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Paint remover of choice?

Old 10-30-20, 08:26 PM
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nlerner
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Paint remover of choice?

Iím intending to strip paint off of a C&V frame, but am wondering whatís the most effective chemical in this post-methylene chloride era. What I picked up at my local hardware store has been pretty useless. Recommendations?
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Old 10-30-20, 08:29 PM
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Leave this on for like 15 min, and start scraping.
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Old 10-30-20, 08:32 PM
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Well, what'd you pick up?? I recently got a big thing of Citristrip gel and will be trying it in a few weeks when it's too cold too much of the time to ride, so I'll report back. In the past when I've stripped a frame it was a spray type, and that was not as effective as I'd hoped it would be; took a fair amount of time afterward to really get things off, so I'm hoping the gel sitting on there will be better.
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Old 10-30-20, 10:02 PM
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I'm using Citristrip right now. I rough sanded the frame (60 grit) to get through the clear coat. Then coat, let sit overnight, scrape, 2nd coat, sit overnight, scrape again. Not the most effective but it does work.
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Old 10-30-20, 11:24 PM
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The citrus stuff can be frustrating. If you don't wait long enough, it doesn't penetrate the paint and it wipes right off. Leave it on too long and it dries on.

Some good tools to use for the job are a few wire brushes of different sizes, steel wool, scouring pads, heavy gloves, and one of those drill powered wire brushes. It's a messy job, I have found that if you get a good strong batch of regular aircraft stripper, and optimal conditions, that's the fastest time-wise. That citrus stuff can take days and many repeated applications, just making a nasty job even worse.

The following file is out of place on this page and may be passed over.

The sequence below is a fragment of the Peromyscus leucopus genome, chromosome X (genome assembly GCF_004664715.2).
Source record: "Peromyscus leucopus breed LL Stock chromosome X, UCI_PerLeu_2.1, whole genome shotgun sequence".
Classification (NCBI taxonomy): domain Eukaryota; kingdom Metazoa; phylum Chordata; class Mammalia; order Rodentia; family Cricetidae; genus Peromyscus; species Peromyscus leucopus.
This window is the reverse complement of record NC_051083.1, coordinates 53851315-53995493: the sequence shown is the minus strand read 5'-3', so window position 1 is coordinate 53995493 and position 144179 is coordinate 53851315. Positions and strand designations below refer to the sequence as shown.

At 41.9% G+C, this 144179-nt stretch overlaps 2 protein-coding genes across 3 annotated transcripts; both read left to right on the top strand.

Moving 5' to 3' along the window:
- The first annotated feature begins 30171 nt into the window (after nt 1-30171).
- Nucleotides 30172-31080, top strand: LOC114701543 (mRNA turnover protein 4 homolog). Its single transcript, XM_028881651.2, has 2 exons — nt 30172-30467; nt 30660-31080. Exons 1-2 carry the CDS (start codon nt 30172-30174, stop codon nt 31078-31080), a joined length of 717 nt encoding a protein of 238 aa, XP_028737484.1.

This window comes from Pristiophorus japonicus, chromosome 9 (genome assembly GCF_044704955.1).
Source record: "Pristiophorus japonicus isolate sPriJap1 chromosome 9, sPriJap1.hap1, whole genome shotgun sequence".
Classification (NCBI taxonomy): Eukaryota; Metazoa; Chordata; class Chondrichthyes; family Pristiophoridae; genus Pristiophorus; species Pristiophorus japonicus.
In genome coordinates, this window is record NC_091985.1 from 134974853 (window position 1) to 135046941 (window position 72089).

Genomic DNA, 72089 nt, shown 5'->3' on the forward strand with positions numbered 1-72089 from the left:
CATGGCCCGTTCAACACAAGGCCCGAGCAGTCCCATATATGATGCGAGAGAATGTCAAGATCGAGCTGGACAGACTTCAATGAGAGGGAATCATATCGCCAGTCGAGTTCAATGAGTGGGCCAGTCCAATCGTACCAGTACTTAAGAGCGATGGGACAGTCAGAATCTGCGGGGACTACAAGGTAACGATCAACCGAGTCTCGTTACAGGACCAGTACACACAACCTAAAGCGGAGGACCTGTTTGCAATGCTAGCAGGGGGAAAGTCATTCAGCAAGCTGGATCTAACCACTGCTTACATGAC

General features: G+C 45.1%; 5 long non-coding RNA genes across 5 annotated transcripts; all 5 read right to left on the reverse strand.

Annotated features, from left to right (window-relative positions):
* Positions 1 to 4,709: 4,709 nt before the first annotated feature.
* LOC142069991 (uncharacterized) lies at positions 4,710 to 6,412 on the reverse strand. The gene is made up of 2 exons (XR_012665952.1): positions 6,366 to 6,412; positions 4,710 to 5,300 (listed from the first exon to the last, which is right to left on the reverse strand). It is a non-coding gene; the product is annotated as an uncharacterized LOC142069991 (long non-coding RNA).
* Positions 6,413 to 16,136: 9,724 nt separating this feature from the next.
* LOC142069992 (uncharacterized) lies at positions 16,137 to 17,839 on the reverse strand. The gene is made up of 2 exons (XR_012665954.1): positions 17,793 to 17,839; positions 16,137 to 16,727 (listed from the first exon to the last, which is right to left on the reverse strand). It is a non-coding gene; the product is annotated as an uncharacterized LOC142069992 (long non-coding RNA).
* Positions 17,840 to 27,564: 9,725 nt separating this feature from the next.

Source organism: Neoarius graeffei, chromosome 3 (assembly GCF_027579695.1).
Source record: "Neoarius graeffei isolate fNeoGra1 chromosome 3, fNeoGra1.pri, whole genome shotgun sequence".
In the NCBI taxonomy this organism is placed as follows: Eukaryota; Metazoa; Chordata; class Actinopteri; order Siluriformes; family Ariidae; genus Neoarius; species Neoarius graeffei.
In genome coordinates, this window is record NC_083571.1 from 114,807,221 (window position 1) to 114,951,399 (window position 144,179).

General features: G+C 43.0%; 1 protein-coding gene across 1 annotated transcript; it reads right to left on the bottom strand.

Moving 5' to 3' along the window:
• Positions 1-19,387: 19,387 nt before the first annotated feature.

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Old 10-30-20, 11:24 PM
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Originally Posted by Charliekeet View Post
Well, what'd you pick up?? I recently got a big thing of Citristrip gel and will be trying it in a few weeks when it's too cold too much of the time to ride, so I'll report back. In the past when I've stripped a frame it was a spray type, and that was not as effective as I'd hoped it would be; took a fair amount of time afterward to really get things off, so I'm hoping the gel sitting on there will be better.
Heat is your friend, obviously tough to do inside with not enough ventilation especially if you have to heat the area.

Rough sanding promotes penetration and speeds up the process a lot too.

I did one this summer, out in the sun, once I got a couple of coats on it and it got hot, the next coat would bubble and wrinkle then the paint came right off with a big wire brush. if I missed that window, it would dry out and need another coat to saturate and soften so it would come off.

In the end lots of little bits that had to come off inch by inch but overall much less work than fighting with all of it.

I got a pack of stainless and brass tube brushes from Harbor Freight that helped very much with the detailing at the end.

It was a lot of work but far less than if the heat hadn't cooked much of it.
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Old 10-31-20, 02:38 AM
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Drywall sanding screens - though they wear out quickly. Warp around the tubes and pull each end, bare tube in 5 minutes (and probably more than one screen). Use the still-good bits of those screens for detail - a spot under your thumb, rub six times hard and it's bare. Available in various grits, pick your finish.

Dental pick for tricky bits.
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Old 10-31-20, 08:18 AM
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I stripped a 1984 Trek 610 using multiple strippers. The one that worked the best with multiple applications was Aircraft Stripper. Imron is a tough paint to take off! It was a mess. Almost as bad as the Burley Tandem which I used Aircraft Stripper on as well.
P1000848 on Flickr
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Since it was down to bare metal, I cleaned up using a file. In this case, the parting line on the BB shell was attacked. The crown was cleaned up as well.
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Old 10-31-20, 09:28 AM
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Sounds like pre-sanding the clear coat ahead of application of the gel is recommended. I'll try that.
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Old 10-31-20, 10:26 AM
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My favorite paint stripper is my local powder coater. He'll media blast a frame for $40.
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Old 10-31-20, 10:35 AM
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Citristrip works great on most rattle can paints, but can be nearly useless on tough factory finishes.

I'm with gugie. Blasting is the way to go.
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Old 10-31-20, 12:26 PM
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Speaking of blasting, has anybody tried doing it at home? I'm thinking for the nooks and crannies. Is such a thing even possible? Probably requires a lot of airflow.